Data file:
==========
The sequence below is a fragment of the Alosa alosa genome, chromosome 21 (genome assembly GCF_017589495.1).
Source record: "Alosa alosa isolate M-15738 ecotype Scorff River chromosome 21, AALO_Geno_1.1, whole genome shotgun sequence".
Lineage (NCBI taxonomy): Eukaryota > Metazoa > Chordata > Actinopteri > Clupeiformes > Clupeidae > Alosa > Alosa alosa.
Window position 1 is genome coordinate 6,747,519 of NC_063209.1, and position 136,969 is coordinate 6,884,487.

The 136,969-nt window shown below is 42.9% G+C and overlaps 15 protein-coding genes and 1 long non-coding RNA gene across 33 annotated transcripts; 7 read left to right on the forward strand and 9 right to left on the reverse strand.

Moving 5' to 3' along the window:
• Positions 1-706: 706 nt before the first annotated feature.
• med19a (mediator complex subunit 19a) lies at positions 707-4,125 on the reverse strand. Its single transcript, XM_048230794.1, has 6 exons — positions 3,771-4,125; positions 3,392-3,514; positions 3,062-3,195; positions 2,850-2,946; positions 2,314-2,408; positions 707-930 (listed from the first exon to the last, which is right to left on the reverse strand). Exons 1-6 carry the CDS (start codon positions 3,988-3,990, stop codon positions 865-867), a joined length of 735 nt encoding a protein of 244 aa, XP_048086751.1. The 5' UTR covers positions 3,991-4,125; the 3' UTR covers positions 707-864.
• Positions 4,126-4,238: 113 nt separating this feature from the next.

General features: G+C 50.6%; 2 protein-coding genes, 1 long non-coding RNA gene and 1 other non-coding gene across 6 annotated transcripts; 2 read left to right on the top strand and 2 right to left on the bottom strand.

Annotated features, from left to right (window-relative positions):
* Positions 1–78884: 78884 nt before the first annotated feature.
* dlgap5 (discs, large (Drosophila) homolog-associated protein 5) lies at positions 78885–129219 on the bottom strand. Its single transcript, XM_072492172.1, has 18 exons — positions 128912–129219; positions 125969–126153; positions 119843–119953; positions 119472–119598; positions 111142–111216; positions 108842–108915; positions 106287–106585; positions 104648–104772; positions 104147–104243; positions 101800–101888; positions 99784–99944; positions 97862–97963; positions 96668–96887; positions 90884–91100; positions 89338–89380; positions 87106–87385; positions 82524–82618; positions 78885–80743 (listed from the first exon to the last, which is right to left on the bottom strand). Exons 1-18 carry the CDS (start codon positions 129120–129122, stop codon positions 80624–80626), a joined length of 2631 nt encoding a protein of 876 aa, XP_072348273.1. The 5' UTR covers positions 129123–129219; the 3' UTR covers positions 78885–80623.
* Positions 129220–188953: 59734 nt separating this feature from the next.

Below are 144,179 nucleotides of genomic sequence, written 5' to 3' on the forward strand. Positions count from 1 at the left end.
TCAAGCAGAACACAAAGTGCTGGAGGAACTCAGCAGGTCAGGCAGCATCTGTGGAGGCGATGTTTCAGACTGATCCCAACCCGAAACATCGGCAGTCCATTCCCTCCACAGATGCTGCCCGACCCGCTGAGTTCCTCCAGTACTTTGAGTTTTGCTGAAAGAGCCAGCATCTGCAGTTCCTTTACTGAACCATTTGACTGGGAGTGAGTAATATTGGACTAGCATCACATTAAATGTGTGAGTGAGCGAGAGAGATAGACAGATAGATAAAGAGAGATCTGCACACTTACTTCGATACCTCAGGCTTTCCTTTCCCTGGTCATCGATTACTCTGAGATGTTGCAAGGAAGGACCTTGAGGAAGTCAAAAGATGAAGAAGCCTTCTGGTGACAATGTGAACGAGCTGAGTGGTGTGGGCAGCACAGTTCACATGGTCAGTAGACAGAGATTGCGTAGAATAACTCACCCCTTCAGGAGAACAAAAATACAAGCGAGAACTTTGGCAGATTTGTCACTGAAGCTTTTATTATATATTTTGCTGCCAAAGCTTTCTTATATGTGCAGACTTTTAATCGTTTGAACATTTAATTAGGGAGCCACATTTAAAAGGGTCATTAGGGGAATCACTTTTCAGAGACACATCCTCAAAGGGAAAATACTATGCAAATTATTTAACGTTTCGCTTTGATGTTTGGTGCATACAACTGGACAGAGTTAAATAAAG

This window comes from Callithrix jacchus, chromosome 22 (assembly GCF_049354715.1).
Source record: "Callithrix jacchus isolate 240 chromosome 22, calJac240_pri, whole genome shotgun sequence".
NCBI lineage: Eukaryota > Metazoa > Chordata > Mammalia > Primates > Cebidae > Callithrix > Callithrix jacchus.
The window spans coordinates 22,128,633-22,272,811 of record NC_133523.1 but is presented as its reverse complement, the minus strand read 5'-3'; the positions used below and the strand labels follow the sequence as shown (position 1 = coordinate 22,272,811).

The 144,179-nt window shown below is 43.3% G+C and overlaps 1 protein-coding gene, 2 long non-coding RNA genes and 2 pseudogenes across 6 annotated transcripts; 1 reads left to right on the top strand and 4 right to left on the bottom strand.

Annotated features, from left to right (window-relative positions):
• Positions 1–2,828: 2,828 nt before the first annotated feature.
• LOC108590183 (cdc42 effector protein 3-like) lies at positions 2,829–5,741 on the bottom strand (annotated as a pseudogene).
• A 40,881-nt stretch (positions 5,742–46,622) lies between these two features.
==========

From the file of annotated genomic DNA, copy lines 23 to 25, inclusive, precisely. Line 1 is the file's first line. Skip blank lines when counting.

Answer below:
• Positions 1–2,828: 2,828 nt before the first annotated feature.
• LOC108590183 (cdc42 effector protein 3-like) lies at positions 2,829–5,741 on the bottom strand (annotated as a pseudogene).
• A 40,881-nt stretch (positions 5,742–46,622) lies between these two features.